Sure, kid, twist the knife, he thought, but didn't say anything.

"There wasn't a father listed on the birth certificate. My original one." He shook his head. "Which I'm guessing now is totally fake."

"Scully needed to cover your tracks. Make sure you couldn't be traced back to either of us, if we wanted you to be safe." Which worked so very well, he thought, thinking of the sheer amount of bullets scattered across the Van de Kamp's front lawn yesterday morning.

"I don't know, you think, no father on the birth certificate, mother giving up a nine-month old; something's wrong, something's really wrong with her, you know? Maybe she died, but it didn't say she died. Maybe she had cancer or something and was going to die and didn't have any family. Maybe she was, like, a drug addict or a criminal or something. Or--" And Will smiled slightly. "Or maybe she's, like in the CIA or something, and has to go undercover in Latin America for the next decade, and didn't want to have her baby raised in the jungle by people with bones in their noses and poison frogs and whatever."

Mulder couldn't help the laugh, which started off short and barky but turned into a real laugh when he saw Will's honest delight in the fact that they were laughing together. "I mean, wrong government agency, and I think the worst we ever saw in our fugitive days was black widow spiders, but that one's not bad."

"I just..." Will shook his head. "I never thought about having another family. Like, a real family, with parents and a sister and..." He threw the ball in the air and caught it. "History."

He took a deep breath and forced the right thing out of his mouth. "You didn't have a choice in whether or not we found you, and if you would rather we hadn't, we can act like that."

Will looked over at him, and arched one perfect little Scully eyebrow. Goddamn, their kid. "I'm in an underground bunker. With a tank."

Mulder knocked his knuckles against the metal. "The tank is kind of awesome." He looked back at Will. His hair was hanging in front of his forehead, and, without thinking, he brushed it away. Will smiled at him, and that was it; Mulder put his arm around him and pulled him in close.

Will pulled away after a moment, but didn't seem to be brushing him off. "Um. Can I ask something?"


"What's happening? I mean, why did commandos come try to kill my parents? My other parents? Or, well, all of you? And why are we in a bunker with a tank?"

Mulder sighed. "OK, but this story is going to sound totally crazy, and you're going to want to go back to your normal parents immediately upon hearing me tell it." Will just nodded. Mulder thought for a moment about the best way to pitch it, and went for direct. "Aliens. Aliens are going to invade early on the 21st, and they have a plan that would basically wipe out the human race. The only humans who know are either working with us, or working with the aliens to try to save themselves. We're not going to let it happen. That's the short version."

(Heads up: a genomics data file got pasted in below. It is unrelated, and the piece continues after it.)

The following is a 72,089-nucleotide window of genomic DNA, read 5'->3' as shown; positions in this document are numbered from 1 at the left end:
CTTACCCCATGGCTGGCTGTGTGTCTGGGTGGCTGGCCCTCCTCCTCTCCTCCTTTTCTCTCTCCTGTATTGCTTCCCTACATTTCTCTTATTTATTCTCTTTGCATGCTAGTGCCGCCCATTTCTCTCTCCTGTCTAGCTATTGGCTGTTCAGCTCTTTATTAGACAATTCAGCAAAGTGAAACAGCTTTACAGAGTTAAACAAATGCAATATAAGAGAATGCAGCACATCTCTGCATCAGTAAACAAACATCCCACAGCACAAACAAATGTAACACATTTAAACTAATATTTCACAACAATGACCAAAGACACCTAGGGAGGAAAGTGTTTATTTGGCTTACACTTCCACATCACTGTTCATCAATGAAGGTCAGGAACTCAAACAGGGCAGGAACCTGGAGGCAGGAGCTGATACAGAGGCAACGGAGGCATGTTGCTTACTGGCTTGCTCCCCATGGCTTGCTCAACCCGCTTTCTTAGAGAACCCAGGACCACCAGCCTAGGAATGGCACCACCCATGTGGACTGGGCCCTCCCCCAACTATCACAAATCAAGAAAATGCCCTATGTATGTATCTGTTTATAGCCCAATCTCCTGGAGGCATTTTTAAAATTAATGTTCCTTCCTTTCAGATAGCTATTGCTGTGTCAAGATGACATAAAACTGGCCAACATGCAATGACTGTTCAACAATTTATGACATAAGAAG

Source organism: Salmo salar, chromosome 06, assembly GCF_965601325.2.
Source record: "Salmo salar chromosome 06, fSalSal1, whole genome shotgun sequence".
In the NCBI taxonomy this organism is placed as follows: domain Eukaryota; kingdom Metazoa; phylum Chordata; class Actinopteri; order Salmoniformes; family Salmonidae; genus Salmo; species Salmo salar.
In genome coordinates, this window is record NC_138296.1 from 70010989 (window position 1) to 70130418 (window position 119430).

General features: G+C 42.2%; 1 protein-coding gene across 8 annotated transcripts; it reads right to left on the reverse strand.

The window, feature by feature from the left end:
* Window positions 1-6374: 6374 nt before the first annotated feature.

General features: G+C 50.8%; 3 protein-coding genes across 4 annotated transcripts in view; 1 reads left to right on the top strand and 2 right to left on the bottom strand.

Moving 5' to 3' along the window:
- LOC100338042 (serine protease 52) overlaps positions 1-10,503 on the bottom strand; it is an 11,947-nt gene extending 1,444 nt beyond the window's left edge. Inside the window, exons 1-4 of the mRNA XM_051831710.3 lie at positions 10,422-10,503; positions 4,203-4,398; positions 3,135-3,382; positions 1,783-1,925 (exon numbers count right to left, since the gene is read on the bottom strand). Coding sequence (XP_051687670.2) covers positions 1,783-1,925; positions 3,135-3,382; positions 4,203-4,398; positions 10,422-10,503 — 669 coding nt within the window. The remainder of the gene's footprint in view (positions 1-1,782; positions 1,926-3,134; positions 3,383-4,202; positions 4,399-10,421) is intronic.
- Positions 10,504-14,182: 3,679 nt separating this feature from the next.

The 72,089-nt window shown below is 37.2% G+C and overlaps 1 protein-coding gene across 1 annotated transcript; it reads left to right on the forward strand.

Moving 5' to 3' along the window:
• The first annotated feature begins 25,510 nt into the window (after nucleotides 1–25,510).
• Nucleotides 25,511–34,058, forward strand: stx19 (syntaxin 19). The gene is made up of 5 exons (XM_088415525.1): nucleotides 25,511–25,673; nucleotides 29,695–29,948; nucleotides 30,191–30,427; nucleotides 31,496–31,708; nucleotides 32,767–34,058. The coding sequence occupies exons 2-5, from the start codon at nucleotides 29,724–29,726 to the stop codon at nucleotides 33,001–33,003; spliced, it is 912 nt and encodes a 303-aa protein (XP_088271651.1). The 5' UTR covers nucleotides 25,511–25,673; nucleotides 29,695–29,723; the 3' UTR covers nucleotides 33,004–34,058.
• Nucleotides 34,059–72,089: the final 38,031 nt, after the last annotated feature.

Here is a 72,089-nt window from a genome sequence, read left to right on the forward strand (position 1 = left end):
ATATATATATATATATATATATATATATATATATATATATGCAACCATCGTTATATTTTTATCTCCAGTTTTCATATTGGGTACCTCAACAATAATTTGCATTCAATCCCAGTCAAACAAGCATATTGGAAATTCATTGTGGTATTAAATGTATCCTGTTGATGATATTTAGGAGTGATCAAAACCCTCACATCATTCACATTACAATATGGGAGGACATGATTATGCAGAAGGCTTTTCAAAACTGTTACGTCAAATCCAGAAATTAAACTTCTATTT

"Seriously." Mulder waited for some sort of doubt, question, argument, something.

Will looked around him, at the rows and rows of military equipment, as if assessing their odds. He nodded solemnly. "Awesome."

He smiled. Will was eleven. Aliens seemed totally plausible at eleven. Plus, well, he couldn't discount that William had apparently had the spooky mojo back in the day, so this might seem extra plausible to him. He kept his arm around Will, wishing he never had to let him go. But then the boy's stomach growled, loudly. Mulder sighed. "Hey, I promised your mom we'd bring her dinner. You want to go see what's up in the labs?"

Will nodded and stood up. He threw the ball in the air and caught it as it fell back down again. "Let's go."

Click here for Chapter 7
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colebaltblue on February 20th, 2010 12:48 am (UTC)
Ok, this chapter was basically one nerdy orgasm of geeky references. Yes, I'm a geeky nerd who got all of them too. Excellent :-)

Now I'm really hankering for some good action after these last two chapters. When are we going to see the end of the world as we know it?

I like how comfortable Mulder and Scully are with one another but I'm also ready for some good old fashioned romance (or just plain sexy teims, I'm not picky here).

I'm also ready to experience more Sadie - I like her.

And, poor Scully in the lab. I hope everyone/thing will be ready for the apocolypse.

It's almost here!!!
All the letters I can writewendelah1 on September 16th, 2010 03:58 pm (UTC)
She ran her hands over his head, and he wanted to remind her that the propensity for head trauma wasn't hereditary, though Sadie was providing increasing evidence it might be a learned behavior.

Ha ha. Your Mulder always slays me. I love the little moments of humor.

Followed by more emotional devastation.

When he spoke, finally, Will's voice was quiet. "I never knew what to think about you. Either of you. I mean--" He paused. "I didn't think about having another father."

Sure, kid, twist the knife, he thought, but didn't say anything.

Followed by more scifi geekiness.

What amazes me is how well you balance all of these elements. Many people can do one or two, but you can keep all of the balls in the air.